Paper Title: Robotron: Top-down Network Management at Facebook Scale
Authors: Yu-Wei Eric Sung, Xiaozheng Tie, Starsky H.Y. Wong, and Hongyi Zeng
Where published: ACM SIGCOMM 2016 Conference
Note: This post is part of a series of posts that present interesting academic papers and latest research results in the field of computer science in brief format.
This paper presents Robotron, the system that manages Facebook’s production network since 2008. The authors describe the challenges of managing a large-scale network (tens of thousands of network devices) and how Facebook addresses those challenges with Robotron. Robotron automates network management and deployment of device configurations.
Why is network management so important? Facebook serves over 1.5 billion active users, and therefore, cannot tolerate network outages. A high-profile network incident hit the Google Compute Engine on April 11, 2016 and lasted 18 minutes during which users could not connect to Google Compute Engine instances. Follow this link (https://status.cloud.google.com/incident/compute/16007) for a detailed description of the outage. With Facebook’s Robotron, network engineers adopt agile network management, which allows Facebook to dynamically and reliably support network changes.
Facebook’s production network, as illustrated in Figure 1, consists of a backbone and multiple POPs (Point-of-Presence) and DCs (Data centers) distributed globally. The network transits internal traffic between POPs and DCs via optical transfer links and the use of MPLS and BGP routing protocols. The network also delivers a large volume of content traffic to users in a fast and reliable way. The architecture in POPs and DCs is a standard fat-tree that rarely changes. In contrast, the backbone network has an asymmetrical architecture that evolves continuously according to capacity needs.
Figure 1: The overview of Facebook's Network.
Network engineers at Facebook perform a plethora of management tasks to maintain a sustainable network. They constantly monitor the state of devices (e.g., switches and circuits), which make up the Facebook network. Common management tasks include adjusting link capacity, setting-up a new POP, upgrading the capacity of an existing cluster, OS upgrade, and adding/deleting backbone routers and circuits to provide service redundancy and improve the overall capacity of the network.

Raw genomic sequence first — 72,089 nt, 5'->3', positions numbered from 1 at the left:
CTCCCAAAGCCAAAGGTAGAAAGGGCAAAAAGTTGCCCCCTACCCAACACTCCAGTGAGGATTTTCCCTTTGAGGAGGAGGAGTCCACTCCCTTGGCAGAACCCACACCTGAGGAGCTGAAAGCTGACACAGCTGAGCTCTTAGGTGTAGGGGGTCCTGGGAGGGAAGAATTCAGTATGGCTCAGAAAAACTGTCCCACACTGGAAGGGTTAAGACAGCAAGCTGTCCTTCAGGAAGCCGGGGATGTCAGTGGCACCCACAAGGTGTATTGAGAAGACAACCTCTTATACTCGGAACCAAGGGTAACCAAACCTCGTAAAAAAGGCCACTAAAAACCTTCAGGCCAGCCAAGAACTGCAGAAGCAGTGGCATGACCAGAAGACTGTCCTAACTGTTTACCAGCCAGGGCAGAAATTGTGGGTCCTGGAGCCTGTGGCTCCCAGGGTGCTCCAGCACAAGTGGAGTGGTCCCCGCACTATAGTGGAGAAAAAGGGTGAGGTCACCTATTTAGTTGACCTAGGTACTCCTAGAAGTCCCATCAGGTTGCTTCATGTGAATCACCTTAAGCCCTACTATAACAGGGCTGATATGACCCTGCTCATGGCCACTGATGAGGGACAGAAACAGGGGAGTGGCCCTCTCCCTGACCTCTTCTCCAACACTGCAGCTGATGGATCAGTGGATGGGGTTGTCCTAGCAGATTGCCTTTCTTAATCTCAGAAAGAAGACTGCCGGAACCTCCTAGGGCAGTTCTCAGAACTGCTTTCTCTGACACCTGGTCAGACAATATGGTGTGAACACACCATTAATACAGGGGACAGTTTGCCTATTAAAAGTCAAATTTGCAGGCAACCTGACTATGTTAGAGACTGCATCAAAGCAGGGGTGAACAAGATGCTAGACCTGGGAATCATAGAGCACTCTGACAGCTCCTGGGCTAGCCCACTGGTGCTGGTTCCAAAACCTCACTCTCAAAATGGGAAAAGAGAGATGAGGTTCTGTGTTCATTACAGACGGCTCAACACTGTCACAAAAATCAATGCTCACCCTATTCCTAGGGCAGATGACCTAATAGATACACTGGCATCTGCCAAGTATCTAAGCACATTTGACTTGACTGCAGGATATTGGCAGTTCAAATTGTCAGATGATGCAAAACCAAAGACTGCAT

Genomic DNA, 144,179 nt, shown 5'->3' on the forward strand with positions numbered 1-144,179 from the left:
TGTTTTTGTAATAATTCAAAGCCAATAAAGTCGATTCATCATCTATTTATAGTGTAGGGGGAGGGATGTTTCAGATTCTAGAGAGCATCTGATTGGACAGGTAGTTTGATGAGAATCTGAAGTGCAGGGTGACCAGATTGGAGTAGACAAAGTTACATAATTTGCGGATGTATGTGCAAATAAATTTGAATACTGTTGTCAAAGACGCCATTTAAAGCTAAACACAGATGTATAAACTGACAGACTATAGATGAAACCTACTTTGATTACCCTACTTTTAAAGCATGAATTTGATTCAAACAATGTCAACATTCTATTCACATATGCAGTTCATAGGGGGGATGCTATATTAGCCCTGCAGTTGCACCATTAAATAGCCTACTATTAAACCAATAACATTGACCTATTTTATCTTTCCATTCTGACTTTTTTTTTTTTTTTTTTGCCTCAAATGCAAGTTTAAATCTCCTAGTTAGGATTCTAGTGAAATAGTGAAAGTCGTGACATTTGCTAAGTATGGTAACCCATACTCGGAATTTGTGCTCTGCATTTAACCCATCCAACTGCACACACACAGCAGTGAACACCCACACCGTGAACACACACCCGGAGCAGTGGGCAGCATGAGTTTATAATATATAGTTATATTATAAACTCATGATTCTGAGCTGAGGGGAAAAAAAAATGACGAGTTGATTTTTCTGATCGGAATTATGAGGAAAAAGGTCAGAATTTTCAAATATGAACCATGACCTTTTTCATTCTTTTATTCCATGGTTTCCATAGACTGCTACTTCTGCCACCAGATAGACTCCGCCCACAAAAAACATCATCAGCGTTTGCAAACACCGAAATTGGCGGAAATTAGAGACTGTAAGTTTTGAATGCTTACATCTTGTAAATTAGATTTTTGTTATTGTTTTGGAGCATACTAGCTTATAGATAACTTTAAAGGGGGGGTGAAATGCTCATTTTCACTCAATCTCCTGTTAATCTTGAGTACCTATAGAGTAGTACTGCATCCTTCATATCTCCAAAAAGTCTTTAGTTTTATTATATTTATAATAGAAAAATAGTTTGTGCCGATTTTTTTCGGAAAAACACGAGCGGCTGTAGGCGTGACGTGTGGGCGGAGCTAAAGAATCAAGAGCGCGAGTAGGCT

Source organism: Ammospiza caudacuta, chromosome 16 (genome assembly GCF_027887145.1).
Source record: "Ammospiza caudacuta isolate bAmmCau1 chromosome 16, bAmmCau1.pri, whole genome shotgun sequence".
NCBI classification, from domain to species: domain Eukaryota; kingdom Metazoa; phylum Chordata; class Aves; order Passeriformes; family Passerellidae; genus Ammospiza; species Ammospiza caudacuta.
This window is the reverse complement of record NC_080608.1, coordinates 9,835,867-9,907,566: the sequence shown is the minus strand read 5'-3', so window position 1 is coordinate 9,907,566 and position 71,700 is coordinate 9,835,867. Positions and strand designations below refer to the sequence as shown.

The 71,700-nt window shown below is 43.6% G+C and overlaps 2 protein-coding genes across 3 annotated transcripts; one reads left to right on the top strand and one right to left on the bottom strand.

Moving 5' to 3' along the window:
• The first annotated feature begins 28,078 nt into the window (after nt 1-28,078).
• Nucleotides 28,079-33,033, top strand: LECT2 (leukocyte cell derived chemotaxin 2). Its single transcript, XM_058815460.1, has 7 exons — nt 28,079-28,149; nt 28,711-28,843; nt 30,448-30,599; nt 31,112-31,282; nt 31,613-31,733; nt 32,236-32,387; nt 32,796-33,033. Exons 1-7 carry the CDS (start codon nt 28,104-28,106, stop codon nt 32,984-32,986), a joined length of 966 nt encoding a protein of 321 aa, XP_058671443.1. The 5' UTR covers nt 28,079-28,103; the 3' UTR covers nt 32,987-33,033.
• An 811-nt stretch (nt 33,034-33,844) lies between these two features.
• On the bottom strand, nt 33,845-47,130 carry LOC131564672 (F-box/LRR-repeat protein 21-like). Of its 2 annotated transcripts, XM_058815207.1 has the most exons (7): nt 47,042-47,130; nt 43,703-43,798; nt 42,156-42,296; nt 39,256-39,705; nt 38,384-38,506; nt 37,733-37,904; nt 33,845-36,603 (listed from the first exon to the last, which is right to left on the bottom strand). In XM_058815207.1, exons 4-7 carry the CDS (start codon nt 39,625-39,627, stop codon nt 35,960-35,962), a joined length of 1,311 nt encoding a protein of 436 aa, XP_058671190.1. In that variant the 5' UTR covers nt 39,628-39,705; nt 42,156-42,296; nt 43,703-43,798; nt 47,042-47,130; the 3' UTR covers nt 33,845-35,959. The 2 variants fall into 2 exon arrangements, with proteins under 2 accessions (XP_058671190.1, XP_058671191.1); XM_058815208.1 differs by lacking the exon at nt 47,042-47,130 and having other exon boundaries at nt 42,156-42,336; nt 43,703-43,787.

Network management is challenging for network engineers. A key challenge is how to resolve dependencies between network devices during device configuration updates. For example, adding a new router into the AS (Autonomous system) requires changing the configuration of all other routers in the AS. An additional challenge is how to manage a complex network with multiple domains (the backbone network, POPs, and DCs), devices from multiple vendors, and an architecture that is constantly changing to adapt to the needs of Facebook users.
With Robotron, Facebook moved from heavily relying on manual configurations for network management to an automated system with little human intervention, continuous monitoring of the network state, and the possibility to support new device configurations and network topologies. The outcome is a deterministic and reproducible approach to network management.
Figure 2: Overview of Robotron.
Robotron manages Facebook’s massive production network following a top-down approach as shown in Figure 2. During network design, engineers model the network. For instance, to build a POP cluster, they define the components of the network topology: network devices (e.g., number of racks per cluster) and links to connect them (eg., number of uplinks per rack switch). Robotron translates the model into tens of thousands of FBnet objects with device/network-level/topology attributes following an object-oriented paradigm within minutes. FBnet is vendor-agnostic and provides scalable APIs to allow engineers to read and modify device configurations from geographically distributed data centers. FBnet is implemented in MySQL. Robotron logs all design changes for peer reviewing among engineers, debugging, and error tracking. After the design stage, Robotron automatically generates vendor-specific device configurations and then deploys them across Facebook’s network worldwide. Robotron monitors in real-time the state of each network component to detect anomalies such as hardware failures and device misconfigurations. Network performance metrics such as link, CPU, and memory utilization are stored in multiple back-ends that use FBnet, HBase, and Hive.
Areas of improvement for Robotron include how to allow concurrent design changes to the network at Facebook’s scale, and how to avoid the manual configuration of devices that network engineers still do when they have to make urgent changes not supported by Robotron.
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